Obtaining an Inca Trail Permit

The Inca Trail is an incredible 4-day trek through the Peruvian Andes, culminating in a first glimpse of the Lost City of the Incas from the Sun Gate on the fourth and final day. It is one of the most famous treks in the world, where you will literally be following in the footsteps of the Incas, treading the stone pathways that they paved hundreds of years ago. It is challenging yet rewarding group trek experience, and ticking it off your Bucket List is a must-do for any intrepid worldly traveller.

Admiring the views of the Andes whilst on the Inca Trail

This week, the Peruvian government has released the permits for Inca Trail treks departing in 2015. Permits often sell out several months in advance, so it’s best to book as early as possible. If you want to embark on the trek in the high season between June and August, that means booking within the next month or two.

Tucan Travel has a team based in Cusco that is able to book and collect permits in person for you, once passport details and deposits have been received. Once confirmed, you cannot make any amendments to your Inca Trail permit, so it is very important to make sure you provide your details exactly as they appear on your passport – that means full name, date of birth, passport number, passport expiry date and nationality. If your passport is approaching its date of expiry, it is important that you apply for a new one at the earliest opportunity in order to apply for a permit using your renewed passport.

A group at Kilometre 82, the start of the Inca Trail

In an effort to preserve the historic Inca Trail Trek and its surrounds, the Peruvian authorities currently cap the number of Inca Trail trekking permits to 500 per day. However, only about 200 of these are allocated to tourists, while around 300 are assigned to the porters, cooks and guides necessary to escort them through the trail. 200 tourists a day is not a lot – so book well in advance to avoid disappointment.

Local guides and porters on the Inca Trail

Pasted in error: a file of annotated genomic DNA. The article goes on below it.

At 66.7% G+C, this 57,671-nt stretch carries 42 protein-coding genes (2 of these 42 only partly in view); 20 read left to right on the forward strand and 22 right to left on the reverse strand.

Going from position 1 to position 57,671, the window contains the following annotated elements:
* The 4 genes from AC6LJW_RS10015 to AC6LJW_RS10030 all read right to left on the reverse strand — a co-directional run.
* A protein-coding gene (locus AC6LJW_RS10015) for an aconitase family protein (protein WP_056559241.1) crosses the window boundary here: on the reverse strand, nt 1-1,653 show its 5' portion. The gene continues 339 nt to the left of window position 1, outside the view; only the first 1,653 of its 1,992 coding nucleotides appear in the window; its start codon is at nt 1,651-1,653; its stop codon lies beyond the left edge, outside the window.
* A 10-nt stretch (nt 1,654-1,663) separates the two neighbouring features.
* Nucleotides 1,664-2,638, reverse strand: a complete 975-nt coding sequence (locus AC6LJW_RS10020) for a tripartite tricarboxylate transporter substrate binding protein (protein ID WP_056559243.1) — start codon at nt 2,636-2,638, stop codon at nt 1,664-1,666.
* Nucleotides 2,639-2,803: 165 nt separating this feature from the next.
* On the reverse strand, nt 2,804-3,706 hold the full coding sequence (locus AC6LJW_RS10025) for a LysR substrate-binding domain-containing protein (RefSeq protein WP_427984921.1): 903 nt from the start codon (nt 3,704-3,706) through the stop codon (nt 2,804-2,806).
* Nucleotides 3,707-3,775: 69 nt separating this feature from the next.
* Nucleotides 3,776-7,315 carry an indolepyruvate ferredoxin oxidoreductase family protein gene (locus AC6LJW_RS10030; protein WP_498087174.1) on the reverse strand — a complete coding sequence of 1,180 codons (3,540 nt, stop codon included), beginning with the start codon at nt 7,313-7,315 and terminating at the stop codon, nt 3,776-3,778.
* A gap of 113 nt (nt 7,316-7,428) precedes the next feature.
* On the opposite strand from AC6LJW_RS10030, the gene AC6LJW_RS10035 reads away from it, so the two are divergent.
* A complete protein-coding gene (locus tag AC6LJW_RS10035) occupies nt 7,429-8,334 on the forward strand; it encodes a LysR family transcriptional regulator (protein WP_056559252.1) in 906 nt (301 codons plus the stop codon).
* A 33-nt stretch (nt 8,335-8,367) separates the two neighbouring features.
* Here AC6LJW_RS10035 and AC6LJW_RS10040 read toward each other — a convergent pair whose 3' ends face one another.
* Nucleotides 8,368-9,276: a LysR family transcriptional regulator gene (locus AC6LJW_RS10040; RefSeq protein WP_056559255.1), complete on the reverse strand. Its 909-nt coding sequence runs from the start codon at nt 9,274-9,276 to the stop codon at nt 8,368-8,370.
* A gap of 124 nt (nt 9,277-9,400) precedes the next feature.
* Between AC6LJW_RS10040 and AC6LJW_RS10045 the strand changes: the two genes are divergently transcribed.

The Inca Trail is closed each year throughout the month of February to allow for repairs, conservation and maintenance after the wet season, which puts considerable strain on the well-trodden stone steps and pathways of the trail. This is a necessary procedure to ensure that the Inca Trail remains well-preserved for posterity and is not worn down by over-use or exploitation. But don’t fret! In February, Machu Picchu remains open as normal – most people travel to the Lost City by train and bus combinations from Cusco.

The Lost City of Machu Picchu

If you are looking to trek to Machu Picchu in February, an alternative to the Inca Trail trek called the Lares Trek is available all year and is not affected by the annual closure of the Inca Trail. As it is not as famous, you will come across fewer trekkers and have more opportunities to interact with locals living by traditional means along the trek route in the heart of the Andes. The Lares trek is also a good option if you have made a last-minute booking or if Inca Trail permits have run out for the dates that you are looking to trek to Machu Picchu. For an in-depth comparison of the Inca Trek and the Lares Trek, click here.

Local children living along the Lares Trek

Tucan Travel is an adventure tour operator with 28 years’ experience offering group tours around the world. With Latin America as our main product, and with a dedicated Operations team based in Cusco, we are a specialist in providing advice and guidance on trekking the Inca Trail, which you can do with us either on it’s own as an Add-on, or as part of a group tour. For more information on trekking the Inca Trail with Tucan Travel, click here.

About the Author: Marcus Hunt is Marketing Assistant for Tucan Travel. He has travelled independently throughout Europe and North, Central and South America, and has studied or worked in France, Italy and Brazil. You can find him on Google+ or read his other contributions here.

Spread the love

Leave a Comment

Your email address will not be published. Required fields are marked *